On December 8, 1953 a speech was delivered at the United Nations by President Dwight D. Eisenhower which has come to be known as his Atoms for Peace speech. As flawed as Eisenhower was as a political leader, this speech did provide a valuable gateway out of the unwinnable Cold War logic of Mutually Assured Destruction that had officially begun with the Soviet Union's first detonation of their own atomic bomb in 1949.


Columbus' claims of invading Caribs from South America not a myth, but were they cannibals?

© Public domain image
Caribs hailed from the Northwest Amazon, and archaeologists long believed they never expanded north of the Lesser Antilles.

Detail from a painting by John Gabriel Stedman.
Christopher Columbus' accounts of the Caribbean include harrowing descriptions of fierce raiders who abducted women and cannibalized men - stories long dismissed as myths.

But a new study suggests Columbus may have been telling the truth.

Using the equivalent of facial recognition technology, researchers analyzed the skulls of early Caribbean inhabitants, uncovering relationships between people groups and upending longstanding hypotheses about how the islands were first colonized.

One surprising finding was that the Caribs, marauders from South America and rumored cannibals, invaded Jamaica, Hispaniola and the Bahamas, overturning half a century of assumptions that they never made it farther north than Guadeloupe.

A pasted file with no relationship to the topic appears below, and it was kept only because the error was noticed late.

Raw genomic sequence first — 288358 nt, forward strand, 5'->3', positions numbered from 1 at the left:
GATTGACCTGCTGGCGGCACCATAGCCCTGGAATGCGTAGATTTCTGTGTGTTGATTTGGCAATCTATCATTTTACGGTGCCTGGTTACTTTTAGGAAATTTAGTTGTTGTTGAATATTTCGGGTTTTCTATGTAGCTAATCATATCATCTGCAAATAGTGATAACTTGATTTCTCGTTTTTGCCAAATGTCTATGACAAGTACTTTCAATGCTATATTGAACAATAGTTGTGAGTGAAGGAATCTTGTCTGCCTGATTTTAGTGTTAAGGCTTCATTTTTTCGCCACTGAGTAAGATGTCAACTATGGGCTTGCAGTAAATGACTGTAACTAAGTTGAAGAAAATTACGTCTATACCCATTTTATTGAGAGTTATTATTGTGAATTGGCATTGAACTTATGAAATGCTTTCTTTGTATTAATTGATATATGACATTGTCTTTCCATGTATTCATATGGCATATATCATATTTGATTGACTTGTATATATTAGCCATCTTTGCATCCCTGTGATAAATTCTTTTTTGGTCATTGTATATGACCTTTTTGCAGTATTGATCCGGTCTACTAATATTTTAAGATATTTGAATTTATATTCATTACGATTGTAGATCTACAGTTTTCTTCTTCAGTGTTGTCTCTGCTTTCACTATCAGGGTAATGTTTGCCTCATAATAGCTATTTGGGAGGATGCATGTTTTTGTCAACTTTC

"I've spent years trying to prove Columbus wrong when he was right: There were Caribs in the northern Caribbean when he arrived," said William Keegan, Florida Museum of Natural History curator of Caribbean archaeology. "We're going to have to reinterpret everything we thought we knew."

Comment: It's notable that during the time frames mentioned in the study for the migration of the Caribs appears to have coincided with climatic upheaval elsewhere in the Americas. As noted in Did Drought Kill the Mayans?
According to their analyses, one of the most severe periods of drought occurred between 897 and 922, the researchers reported in the journal Geophysical Research Letters, just as the Terminal Classic period came to an end. Another 19-year drought around 1150 coincided with the fall of the Toltec state, which was the dominant civilization of central Mexico at the time.